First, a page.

For Immediate Release
April 13, 2012
20 Years after 4.29 (Sa-I-Gu):
From Civil Unrest to Civic Action
NAKASEC, KRCC & KRC Promote Community Organizing and Civic Participation
On the eve of the 20th Anniversary of the Los Angeles Civil Unrest, the National Korean American Service & Education Consortium (NAKASEC) and its affiliates the Korean American Resource & Cultural Center (KRCC) in Chicago and the Korean Resource Center (KRC) in Los Angeles are launching a call to action to Korean Americans. Throughout April and May, community members are asked to participate in events that strengthen communities, encourage political participation and support immigration reform. [See attached document for events coordinated by KRC, KRCC and NAKASEC]
Sa-I-Gu and the wave of attacks on all immigrant and communities of color throughout the 1990s was a call for Korean Americans to become empowered stakeholders and agents of change. The community was confronting devastating impacts of the 1996 welfare reform laws and the passage of the vehemently anti-immigrant Prop 187 in California. The Korean American community was seeking a way to address race and establish a political identity that aligned with people of color, navigated the civic process and built community power.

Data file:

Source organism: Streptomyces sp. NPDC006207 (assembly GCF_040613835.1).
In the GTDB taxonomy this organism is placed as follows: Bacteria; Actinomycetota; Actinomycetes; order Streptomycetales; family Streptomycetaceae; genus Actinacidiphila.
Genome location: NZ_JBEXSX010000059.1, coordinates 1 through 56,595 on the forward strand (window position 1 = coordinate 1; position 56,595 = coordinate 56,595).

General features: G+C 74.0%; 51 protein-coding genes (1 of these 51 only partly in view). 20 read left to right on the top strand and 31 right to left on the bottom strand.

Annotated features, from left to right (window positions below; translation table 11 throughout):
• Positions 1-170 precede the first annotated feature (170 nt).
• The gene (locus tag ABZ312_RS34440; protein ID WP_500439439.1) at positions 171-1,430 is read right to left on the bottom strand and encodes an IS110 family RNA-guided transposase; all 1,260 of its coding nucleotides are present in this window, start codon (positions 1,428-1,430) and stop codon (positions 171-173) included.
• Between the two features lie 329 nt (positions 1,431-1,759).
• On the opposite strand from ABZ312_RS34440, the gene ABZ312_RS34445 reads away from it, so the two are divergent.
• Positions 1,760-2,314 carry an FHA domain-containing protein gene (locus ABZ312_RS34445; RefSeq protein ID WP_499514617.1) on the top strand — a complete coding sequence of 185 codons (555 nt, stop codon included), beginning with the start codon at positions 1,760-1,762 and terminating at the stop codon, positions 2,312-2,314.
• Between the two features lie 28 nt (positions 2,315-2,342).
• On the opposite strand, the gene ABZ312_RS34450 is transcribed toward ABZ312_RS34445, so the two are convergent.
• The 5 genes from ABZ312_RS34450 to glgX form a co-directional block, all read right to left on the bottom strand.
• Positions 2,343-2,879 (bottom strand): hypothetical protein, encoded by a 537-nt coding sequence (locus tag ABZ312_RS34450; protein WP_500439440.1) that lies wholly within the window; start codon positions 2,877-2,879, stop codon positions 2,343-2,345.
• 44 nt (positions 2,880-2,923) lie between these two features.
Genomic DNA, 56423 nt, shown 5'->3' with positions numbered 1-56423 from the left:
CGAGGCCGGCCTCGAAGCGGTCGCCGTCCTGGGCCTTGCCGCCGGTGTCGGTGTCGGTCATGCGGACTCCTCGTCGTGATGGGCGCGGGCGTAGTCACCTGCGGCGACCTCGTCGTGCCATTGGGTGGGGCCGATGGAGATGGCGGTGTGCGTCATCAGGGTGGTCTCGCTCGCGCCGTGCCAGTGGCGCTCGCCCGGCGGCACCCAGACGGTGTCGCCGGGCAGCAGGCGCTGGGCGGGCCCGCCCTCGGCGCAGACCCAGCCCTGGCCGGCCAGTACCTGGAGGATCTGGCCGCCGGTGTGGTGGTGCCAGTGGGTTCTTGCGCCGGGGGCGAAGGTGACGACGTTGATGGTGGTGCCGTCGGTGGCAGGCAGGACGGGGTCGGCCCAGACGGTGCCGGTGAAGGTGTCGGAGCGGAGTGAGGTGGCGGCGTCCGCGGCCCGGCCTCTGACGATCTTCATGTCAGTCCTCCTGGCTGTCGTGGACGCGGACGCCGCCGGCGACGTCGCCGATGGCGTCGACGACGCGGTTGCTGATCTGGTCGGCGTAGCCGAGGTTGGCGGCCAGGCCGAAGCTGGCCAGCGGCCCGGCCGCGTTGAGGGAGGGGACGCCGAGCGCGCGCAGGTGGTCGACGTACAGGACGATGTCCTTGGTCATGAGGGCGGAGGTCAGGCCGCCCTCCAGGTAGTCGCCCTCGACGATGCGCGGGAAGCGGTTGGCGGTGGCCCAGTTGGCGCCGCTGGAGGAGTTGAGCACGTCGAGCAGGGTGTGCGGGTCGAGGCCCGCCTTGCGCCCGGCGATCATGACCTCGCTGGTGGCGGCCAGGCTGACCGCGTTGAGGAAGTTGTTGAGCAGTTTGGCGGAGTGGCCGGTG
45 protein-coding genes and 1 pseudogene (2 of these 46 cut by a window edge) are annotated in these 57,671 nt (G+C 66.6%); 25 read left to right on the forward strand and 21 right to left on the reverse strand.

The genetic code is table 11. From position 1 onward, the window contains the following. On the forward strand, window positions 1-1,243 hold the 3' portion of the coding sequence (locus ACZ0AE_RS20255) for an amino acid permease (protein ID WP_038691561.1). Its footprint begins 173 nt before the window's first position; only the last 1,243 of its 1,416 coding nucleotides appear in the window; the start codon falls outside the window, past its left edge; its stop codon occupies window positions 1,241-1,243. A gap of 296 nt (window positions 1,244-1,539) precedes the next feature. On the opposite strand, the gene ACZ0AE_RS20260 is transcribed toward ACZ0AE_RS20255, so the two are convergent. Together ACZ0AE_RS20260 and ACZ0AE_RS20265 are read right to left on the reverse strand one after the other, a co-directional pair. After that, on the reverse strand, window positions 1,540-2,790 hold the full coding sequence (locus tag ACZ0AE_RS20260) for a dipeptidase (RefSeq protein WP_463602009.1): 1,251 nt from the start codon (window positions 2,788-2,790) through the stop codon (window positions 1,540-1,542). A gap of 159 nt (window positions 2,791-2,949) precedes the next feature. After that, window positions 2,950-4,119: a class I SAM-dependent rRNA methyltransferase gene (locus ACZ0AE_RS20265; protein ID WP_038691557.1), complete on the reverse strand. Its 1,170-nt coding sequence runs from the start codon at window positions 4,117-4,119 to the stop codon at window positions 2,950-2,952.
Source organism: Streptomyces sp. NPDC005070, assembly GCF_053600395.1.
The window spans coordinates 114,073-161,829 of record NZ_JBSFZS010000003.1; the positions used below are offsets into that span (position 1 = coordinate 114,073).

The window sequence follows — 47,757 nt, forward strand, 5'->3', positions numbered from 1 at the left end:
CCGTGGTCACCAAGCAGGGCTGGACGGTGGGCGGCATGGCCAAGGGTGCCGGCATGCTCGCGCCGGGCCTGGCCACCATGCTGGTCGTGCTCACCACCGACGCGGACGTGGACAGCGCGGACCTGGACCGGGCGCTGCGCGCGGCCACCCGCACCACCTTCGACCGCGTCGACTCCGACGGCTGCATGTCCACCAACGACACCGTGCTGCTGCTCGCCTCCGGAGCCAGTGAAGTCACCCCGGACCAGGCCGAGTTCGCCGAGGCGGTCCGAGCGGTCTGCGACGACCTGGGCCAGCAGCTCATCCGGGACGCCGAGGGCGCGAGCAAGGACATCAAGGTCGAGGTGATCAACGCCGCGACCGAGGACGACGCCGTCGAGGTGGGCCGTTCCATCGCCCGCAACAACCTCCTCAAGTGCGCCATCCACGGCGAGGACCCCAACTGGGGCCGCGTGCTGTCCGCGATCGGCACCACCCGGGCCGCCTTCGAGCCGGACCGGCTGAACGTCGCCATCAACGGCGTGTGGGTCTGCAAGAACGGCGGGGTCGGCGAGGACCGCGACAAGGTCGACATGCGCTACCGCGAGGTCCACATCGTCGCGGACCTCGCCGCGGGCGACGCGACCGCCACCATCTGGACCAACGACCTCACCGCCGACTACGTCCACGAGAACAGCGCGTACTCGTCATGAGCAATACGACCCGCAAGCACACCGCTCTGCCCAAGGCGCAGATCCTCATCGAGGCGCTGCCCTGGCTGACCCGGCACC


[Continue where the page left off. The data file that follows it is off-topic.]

“Korean Americans learned from Sa-I-Gu that we need to organize and build bridges with other vulnerable communities to advance a shared agenda of economic and social justice. And that’s exactly what we did,” said Dae Joong Yoon, executive director of KRC. “We established organizations like NAKASEC that launched campaigns to build a critical mass of politically informed citizenry that organized from the bottom-up on issues impacting diverse communities nationally.”
Through these campaigns, Korean Americans, young and old, have led the way alongside allied communities to winning many hard-fought battles: the restoration SSI and food stamp benefits in the 1990s; health care for immigrant children in 2009; and the growth of the movement of undocumented students to access higher education. NAKASEC and its affiliates, in deep connection to the Korean American community, have become a strong voice in the progressive movement in the United States.
A core component of this work was been the development of a seamless path to voter empowerment from naturalization to voter mobilization for limited English proficient and new voters.
“In 1996 Korean Americans in Chicago through KRCC launched a multi-faceted voter program – the first of its kind for Korean Americans,” said Sik Son executive director of KRCC. “Today our programs have become even more strategic and targeted. As a result of our organizing project, KA VOICE, Korean American voters had the highest rates of turn-out of all Early Voter sites for the March Primary elections. We will take this experience with us as we head into another critical election in November.”
During April and May, community members are being called to participate in voter registration drives, naturalization ceremonies, supporting access to education for all and actions for immigrant and civil rights.